JUST IN: Federal study launched to revamp hurricane cone of error

A study to makeover what is probably the most maligned and misunderstood weather graphic in history is underway as federal meteorologists look to redo the hurricane cone of error – a spotlight of fear that has earned the nickname “cone of terror.”

The project, which is being conducted by the Hurricane Forecast Improvement Project, is reviewing all of the National Hurricane Center’s communication products, but the cone is taking priority.

Robbie Berg, an NHC specialist, is the informal lead of the nascent project, which is yet unnamed. He said the cone is in the top spot for study because of people’s familiarity with it, but also their chronic misuse of it.

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“We know there are limitations with the cone graphic, and the concern is people think that if you’re not in it, you’re safe,” said Ed Rappaport, acting director of the National Hurricane Center. “The cone graphic is almost impossible to replace because it’s so ingrained, but make we could add to it, or introduce something that could become even more popular.”

The 5 a.m., Sept. 4, 2017,  update on Hurricane Irma’s path from the National Hurricane Center.

The cone, which shows the track forecast for tropical cyclones, was discussed Tuesday at the National Hurricane Conference in Orlando during a seminar on what changes emergency managers and local weather forecasters would like to see in how hurricane information is communicated.

Some suggestions included adding a time when damaging winds will end so officials have an idea when cleanup can begin. Emergency managers said they would also like probability forecast for a storm’s potential for rapid intensification. Predicting rapid intensification is a challenge for forecasters. During the 2017 hurricane season, there were 39 incidents of rapid intensification. Seven were accurately forecast.

Rapid intensification is defined as an increase in wind speeds of 34 mph or more over a 24-hour period.

Still, the cone took center stage in Tuesday’s discussion.

“We know we are asking a lot of this graphic, and I’m not sure it serves us as well as we think it does,” said Nate Johnson, director of weather operations for NBC Universal-owned television stations.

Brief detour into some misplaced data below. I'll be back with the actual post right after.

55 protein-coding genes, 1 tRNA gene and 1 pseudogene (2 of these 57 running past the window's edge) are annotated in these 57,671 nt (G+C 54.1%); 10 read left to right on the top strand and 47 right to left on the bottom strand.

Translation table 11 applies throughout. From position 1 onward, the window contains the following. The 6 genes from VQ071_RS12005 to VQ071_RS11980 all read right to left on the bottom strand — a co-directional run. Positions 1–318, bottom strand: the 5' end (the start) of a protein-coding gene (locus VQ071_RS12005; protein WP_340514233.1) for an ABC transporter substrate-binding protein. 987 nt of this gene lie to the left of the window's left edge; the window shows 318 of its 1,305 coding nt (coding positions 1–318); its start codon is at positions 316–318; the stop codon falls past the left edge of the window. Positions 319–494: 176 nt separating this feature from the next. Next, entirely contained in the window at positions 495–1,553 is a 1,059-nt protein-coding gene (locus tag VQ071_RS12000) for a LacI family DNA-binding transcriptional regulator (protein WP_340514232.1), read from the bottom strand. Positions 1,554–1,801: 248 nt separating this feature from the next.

While people may have grasped that the storm can go anywhere inside the cone, and 33 percent of the time outside of the cone, the second they are no longer inside the hazy white funnel, they breathe a sigh of relief – they shouldn’t.

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Katie Webster, a natural hazards expert with the North Carolina Emergency Management Agency, said people dropped their guard after Hurricane Matthew’s cone of error moved away from the Carolinas in 2016.

“That’s why three days later we were rescuing people off their roof,” Webster said. “How do we convey the forecast cone is not an impact cone. The community knows the cone, but we also had 10-plus inches of rain after Matthew.”

Twenty-four people died in North Carolina from freshwater flooding during Hurricane Matthew, according to the National Hurricane Center.

Example of the earliest arrival time of tropical storm-force winds.

The NHC and local National Weather Service forecasting offices have added multiple graphics in recent years that depict rainfall amounts, arrival time of damaging winds and storm surge heights.

But the cone, Berg said, is an “institution.” People expect to see it, they talk about it at water coolers and over dinner, they pick apart the slightest shift in its location and debate whether it means the bulls eye has moved.

It was first introduced in 2002, and has undergone three tweaks, including the use of more lively colors and a wind field circle that shows how far tropical storm, or hurricane-force winds extend. The yellow blob can stretch well outside the cone, indicating areas where damage can occur.

Still, people struggle to interpret the risks, said Bryan Norcross, a former Weather Channel hurricane expert who saved lives during 1992’s Hurricane Andrew while forecasting for a Miami TV station. In February, Norcross joined former National Hurricane Center director Max Mayfield working for an ABC affiliate that covers Fort Lauderdale and Miami.

“The way it works now is the National Hurricane Center deals out all these cards and whoever is on the receiving end has to gather up all these cards and put it into one card,” Norcross said. “My sense is a real step forward would be to have an aggregated public advisory with the key message and important graphics.”

Berg said the first step in the study will be figuring out how people use the cone graphic, including utility companies, the military, law enforcement and the average person.

He cautioned against filling it up with too many pieces of information, which may reduce the understanding rather than increase it.

“If you start layering too many hazards onto onto the graphic, people won’t know what the biggest hazard is,” Berg said. “It has to be simple.”

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